Wednesday, August 09, 2006


And here it is! My kite quilt is finished. Or my nephews kite quilt, I should say. It's his birthday tomorrow, so I've been cutting it close - but I did it, and it feels great :-D This also concludes a series of quilts I've been planning and working on for some years now. A self imposed task and a labour of love, but still something I knew I had to keep at, once I'd given away the first one. I have five nephews and one niece and I wanted to give them all one special gift to remember me by - a bed sized quilt.

The first one I made for my eldest nephew for his fifteenth birthday, three years ago (wow - I actually made them all over a period of three years!) His brother, two years his junior got his quilt two months later. Their sister, who was eight at the time, got hers for Christmas that same year - and then I had a break... Last year my two nine-year old nephews got their quilts for their birthdays two months apart, and finally the youngest one gets his quilt tomorrow.

With the three first ones I used the nine-patch as a unifying element. They were all planned at the same time, and I thought it was fun to explore different ways of using such a simple block ending with three so different quilts. With my niece's quilt I had fun using all the pastel colours little girls love, and was rewarded with tears of joy when she received it - no need to ask, she loved it! With the two teens I was thanked with a gruffly mumbled: "cool" and awkward hugs. Not too open with their emotions at that age, are they? However I was moved to tears when sis told me a while later that they had actually started making their beds without being told, because they "couldn't let those cool quilts lie on the floor, now, could they?"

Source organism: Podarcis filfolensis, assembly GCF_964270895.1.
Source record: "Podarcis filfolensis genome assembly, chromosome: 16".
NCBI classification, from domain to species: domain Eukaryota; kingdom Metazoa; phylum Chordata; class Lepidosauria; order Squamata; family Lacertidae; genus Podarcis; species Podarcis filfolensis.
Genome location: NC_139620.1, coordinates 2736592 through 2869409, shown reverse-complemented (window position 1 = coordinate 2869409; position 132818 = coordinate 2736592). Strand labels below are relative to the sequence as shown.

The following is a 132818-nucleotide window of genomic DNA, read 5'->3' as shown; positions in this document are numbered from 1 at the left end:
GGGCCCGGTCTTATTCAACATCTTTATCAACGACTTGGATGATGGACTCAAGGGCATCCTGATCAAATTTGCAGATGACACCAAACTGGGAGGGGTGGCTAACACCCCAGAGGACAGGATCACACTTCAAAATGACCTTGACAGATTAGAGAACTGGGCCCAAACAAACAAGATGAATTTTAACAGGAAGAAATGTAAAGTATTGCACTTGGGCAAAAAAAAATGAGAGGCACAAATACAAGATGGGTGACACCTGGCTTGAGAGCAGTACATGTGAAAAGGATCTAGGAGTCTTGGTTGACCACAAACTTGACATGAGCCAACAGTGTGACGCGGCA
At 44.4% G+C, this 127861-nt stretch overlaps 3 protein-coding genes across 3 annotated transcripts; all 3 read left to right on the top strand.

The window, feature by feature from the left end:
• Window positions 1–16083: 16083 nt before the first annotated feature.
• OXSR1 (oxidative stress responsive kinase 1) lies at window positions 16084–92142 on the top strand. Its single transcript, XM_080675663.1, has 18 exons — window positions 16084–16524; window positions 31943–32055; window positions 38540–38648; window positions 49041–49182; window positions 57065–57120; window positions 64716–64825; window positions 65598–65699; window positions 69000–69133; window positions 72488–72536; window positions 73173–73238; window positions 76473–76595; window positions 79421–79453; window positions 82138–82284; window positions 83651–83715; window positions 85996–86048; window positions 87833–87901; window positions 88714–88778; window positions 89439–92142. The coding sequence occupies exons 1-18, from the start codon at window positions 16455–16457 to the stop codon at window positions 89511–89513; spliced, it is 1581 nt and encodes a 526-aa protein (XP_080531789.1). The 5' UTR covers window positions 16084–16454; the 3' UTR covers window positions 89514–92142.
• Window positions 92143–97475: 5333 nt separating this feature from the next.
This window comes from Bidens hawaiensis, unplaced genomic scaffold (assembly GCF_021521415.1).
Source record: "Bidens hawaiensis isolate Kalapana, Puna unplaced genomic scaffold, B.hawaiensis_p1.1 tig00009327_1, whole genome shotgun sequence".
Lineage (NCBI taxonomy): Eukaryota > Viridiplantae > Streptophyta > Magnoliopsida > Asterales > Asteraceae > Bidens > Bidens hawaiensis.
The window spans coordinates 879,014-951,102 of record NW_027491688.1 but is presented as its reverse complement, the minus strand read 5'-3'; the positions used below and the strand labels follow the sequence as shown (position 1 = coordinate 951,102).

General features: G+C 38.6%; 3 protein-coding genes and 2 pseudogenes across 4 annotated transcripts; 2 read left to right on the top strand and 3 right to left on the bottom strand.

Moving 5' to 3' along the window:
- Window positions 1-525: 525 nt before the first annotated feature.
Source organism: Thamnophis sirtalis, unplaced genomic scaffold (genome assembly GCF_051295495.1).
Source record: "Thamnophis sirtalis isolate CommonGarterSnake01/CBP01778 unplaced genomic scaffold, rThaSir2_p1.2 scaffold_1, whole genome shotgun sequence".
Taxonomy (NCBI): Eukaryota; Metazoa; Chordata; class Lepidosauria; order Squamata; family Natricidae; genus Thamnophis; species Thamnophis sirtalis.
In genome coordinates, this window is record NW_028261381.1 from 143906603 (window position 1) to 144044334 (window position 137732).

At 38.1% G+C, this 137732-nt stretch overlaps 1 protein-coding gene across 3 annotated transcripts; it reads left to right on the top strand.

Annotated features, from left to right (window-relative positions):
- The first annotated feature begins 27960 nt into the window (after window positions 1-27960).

After working with traditional blocks and abstract themes, I had fun making "real kids' quilts" for the three youngest ones. First one where I used bright and cheerful prints of cats, bats and bugs. I had almost finished the top when his mother bought him a new, extra wide bed, so I had to improvise. The cat's paw prints along the border were what I ended up with.
The space ships and kites came from patterns in Quiltmaker years ago. I changed the dimensions, placement and number of blocks and the background, so my versions are far away from the originals, but doing your own thing is half the fun of making quilts though, isn't it?

As I said, this has been a labour of love and I have enjoyed making each and every one, but it still feels as if a weight has been lifted from my shoulders. I have lots of ideas about quilts I want to make, but I have kept telling myself to finish these quilts first, and that has served to curb my enthusiasm a bit. But now there are no excuses, I can do whatever I like! (As if I couldn't before, duh!) So watch out - here I go...

On an entirely different subject. Thank you so much for all the nice mails I've recieved lately, and thanks to Diane E for information about where to find the pattern of the lovely Frost Fire and Leaves Shawl. Tempting. I might be lured back into the knitting realm by this... I have put the book on my wish list, anyway ;-)


Anonymous said...

What a wonderful combination of pattern and fabrics! Great quilt and I'm sure the recipient loves it.

mathea said...

Thank you so much :-) When he tore the paper off and saw the quilt he immediately wrapped it around himself and rolled around on the floor shouting "mine, mine, yess" at the top of his voice, so I think we can safely assume that he liked it, LOL!

Karrel said...

It is beautiful. Funny thing, the 2 grandsons I have so far made quilts for did the same thing! I expected it from the granddaughters, but what a surprise from the boys. I give another one to my 8 year old grandson next Sunday for his birthday!